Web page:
Lawrence Berkeley National Laboratory
Massive enhancement of electron-phonon coupling in doped graphene by an electronic singularity
- Author(s): McChesney, Jessica L
- Bostwick, Aaron
- Ohta, Taisuke
- Emtsev, Konstantin V
- Seyller, Thomas
- Horn, Karsten
- Rotenberg, Eli
- et al.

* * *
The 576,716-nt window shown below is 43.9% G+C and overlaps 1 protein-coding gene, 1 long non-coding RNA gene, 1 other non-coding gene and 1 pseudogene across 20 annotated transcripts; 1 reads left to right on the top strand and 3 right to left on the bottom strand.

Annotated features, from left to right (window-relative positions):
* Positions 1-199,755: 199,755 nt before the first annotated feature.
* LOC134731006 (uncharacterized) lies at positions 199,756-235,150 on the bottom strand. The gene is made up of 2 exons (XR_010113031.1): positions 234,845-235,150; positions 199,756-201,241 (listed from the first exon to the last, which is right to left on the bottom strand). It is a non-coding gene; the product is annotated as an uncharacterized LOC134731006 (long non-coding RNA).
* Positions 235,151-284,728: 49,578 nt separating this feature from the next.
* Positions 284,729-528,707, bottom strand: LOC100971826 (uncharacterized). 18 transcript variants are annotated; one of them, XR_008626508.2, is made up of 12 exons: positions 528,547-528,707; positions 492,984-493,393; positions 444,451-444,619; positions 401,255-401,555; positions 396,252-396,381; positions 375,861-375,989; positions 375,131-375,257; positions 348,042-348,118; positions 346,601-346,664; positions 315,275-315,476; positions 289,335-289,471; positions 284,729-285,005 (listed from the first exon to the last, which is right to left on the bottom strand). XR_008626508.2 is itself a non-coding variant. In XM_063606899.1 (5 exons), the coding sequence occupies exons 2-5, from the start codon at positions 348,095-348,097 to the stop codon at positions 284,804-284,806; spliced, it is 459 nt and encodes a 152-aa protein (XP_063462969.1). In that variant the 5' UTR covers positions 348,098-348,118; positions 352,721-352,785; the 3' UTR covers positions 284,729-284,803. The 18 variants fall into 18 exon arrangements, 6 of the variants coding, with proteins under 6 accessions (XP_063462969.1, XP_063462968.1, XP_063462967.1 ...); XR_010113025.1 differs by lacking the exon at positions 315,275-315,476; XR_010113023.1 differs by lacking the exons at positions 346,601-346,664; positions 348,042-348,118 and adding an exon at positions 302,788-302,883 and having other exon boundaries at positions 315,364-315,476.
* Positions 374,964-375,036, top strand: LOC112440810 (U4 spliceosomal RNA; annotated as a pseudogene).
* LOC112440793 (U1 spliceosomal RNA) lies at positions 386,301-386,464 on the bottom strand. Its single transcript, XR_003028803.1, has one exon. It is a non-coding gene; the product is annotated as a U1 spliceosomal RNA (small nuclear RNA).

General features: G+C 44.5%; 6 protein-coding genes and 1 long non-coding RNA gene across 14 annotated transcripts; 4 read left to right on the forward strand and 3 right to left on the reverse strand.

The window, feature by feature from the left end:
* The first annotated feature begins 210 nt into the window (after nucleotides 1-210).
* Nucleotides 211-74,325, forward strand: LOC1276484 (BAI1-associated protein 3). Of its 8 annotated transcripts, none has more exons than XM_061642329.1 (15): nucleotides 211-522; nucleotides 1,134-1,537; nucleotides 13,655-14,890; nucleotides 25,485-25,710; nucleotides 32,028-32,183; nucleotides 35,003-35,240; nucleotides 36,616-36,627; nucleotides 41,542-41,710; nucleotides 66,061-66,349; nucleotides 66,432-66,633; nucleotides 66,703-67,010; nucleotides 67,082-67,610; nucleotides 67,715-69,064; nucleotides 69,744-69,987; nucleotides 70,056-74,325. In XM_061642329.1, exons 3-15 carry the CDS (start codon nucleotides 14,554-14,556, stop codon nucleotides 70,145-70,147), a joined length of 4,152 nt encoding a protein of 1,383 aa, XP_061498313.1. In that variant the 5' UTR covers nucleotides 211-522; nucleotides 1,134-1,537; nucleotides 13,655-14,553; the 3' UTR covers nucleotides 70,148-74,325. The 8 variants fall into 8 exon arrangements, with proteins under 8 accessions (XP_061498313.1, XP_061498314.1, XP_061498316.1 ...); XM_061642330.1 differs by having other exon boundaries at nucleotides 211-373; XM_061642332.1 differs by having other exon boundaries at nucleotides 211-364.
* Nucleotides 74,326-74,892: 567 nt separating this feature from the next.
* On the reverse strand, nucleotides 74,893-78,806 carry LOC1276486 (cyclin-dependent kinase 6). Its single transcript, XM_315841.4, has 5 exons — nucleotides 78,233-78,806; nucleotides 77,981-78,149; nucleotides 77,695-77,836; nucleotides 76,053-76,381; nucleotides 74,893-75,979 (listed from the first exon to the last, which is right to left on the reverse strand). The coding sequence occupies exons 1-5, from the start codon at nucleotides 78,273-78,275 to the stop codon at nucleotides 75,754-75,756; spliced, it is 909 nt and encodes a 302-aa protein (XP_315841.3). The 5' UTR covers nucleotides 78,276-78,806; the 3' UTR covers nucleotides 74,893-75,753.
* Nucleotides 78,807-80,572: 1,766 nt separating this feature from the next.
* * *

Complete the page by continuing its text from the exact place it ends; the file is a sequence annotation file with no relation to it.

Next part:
The nature of the coupling leading to superconductivity in layered materials such as high-Tc superconductors and graphite intercalation compounds (GICs) is still unresolved. In both systems, interactions of electrons with either phonons or other electrons or both have been proposed to explain superconductivity. In the high-Tc cuprates, the presence of a Van Hove singularity (VHS) in the density of states near the Fermi level was long ago proposed to enhance the many-body couplings and therefore may play a role in superconductivity. Such a singularity can cause an anisotropic variation in the coupling strength, which may partially explain the so-called nodal-antinodal dichotomy in the cuprates. Here we show that the topology of the graphene band structure at dopings comparable to the GICs is quite similar to that of the cuprates and that the quasiparticle dynamics in graphene have a similar dichotomy. Namely, the electron-phonon coupling is highly anisotropic, diverging near a saddle point in the graphene electronic band structure. These results support the important role of the VHS in layered materials and the possible optimization of Tc by tuning the VHS with respect to the Fermi level.